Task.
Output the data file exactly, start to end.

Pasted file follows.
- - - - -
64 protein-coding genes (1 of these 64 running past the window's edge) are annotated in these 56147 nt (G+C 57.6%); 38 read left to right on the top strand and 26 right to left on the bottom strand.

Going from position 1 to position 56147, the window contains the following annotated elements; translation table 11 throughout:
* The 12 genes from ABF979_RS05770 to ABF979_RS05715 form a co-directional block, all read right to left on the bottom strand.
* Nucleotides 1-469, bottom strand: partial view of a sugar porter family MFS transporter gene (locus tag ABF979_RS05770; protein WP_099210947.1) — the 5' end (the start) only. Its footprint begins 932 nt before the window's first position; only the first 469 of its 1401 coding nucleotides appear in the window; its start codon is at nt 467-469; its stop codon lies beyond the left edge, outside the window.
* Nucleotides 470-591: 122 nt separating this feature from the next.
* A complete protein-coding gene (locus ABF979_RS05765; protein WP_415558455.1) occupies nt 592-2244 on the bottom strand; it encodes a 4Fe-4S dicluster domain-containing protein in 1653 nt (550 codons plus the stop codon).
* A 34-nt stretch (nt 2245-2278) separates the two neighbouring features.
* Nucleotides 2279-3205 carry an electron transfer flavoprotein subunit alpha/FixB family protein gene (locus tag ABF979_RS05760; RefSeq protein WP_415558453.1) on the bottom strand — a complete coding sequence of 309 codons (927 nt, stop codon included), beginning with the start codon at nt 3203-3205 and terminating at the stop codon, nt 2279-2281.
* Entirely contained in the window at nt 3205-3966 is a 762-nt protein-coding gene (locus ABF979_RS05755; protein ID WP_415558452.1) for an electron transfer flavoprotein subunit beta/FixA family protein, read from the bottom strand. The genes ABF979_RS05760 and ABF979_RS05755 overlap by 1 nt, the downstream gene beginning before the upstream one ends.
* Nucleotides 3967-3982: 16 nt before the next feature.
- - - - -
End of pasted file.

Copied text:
64 protein-coding genes (1 of these 64 running past the window's edge) are annotated in these 56147 nt (G+C 57.6%); 38 read left to right on the top strand and 26 right to left on the bottom strand.

Going from position 1 to position 56147, the window contains the following annotated elements; translation table 11 throughout:
* The 12 genes from ABF979_RS05770 to ABF979_RS05715 form a co-directional block, all read right to left on the bottom strand.
* Nucleotides 1-469, bottom strand: partial view of a sugar porter family MFS transporter gene (locus tag ABF979_RS05770; protein WP_099210947.1) — the 5' end (the start) only. Its footprint begins 932 nt before the window's first position; only the first 469 of its 1401 coding nucleotides appear in the window; its start codon is at nt 467-469; its stop codon lies beyond the left edge, outside the window.
* Nucleotides 470-591: 122 nt separating this feature from the next.
* A complete protein-coding gene (locus ABF979_RS05765; protein WP_415558455.1) occupies nt 592-2244 on the bottom strand; it encodes a 4Fe-4S dicluster domain-containing protein in 1653 nt (550 codons plus the stop codon).
* A 34-nt stretch (nt 2245-2278) separates the two neighbouring features.
* Nucleotides 2279-3205 carry an electron transfer flavoprotein subunit alpha/FixB family protein gene (locus tag ABF979_RS05760; RefSeq protein WP_415558453.1) on the bottom strand — a complete coding sequence of 309 codons (927 nt, stop codon included), beginning with the start codon at nt 3203-3205 and terminating at the stop codon, nt 2279-2281.
* Entirely contained in the window at nt 3205-3966 is a 762-nt protein-coding gene (locus ABF979_RS05755; protein ID WP_415558452.1) for an electron transfer flavoprotein subunit beta/FixA family protein, read from the bottom strand. The genes ABF979_RS05760 and ABF979_RS05755 overlap by 1 nt, the downstream gene beginning before the upstream one ends.
* Nucleotides 3967-3982: 16 nt before the next feature.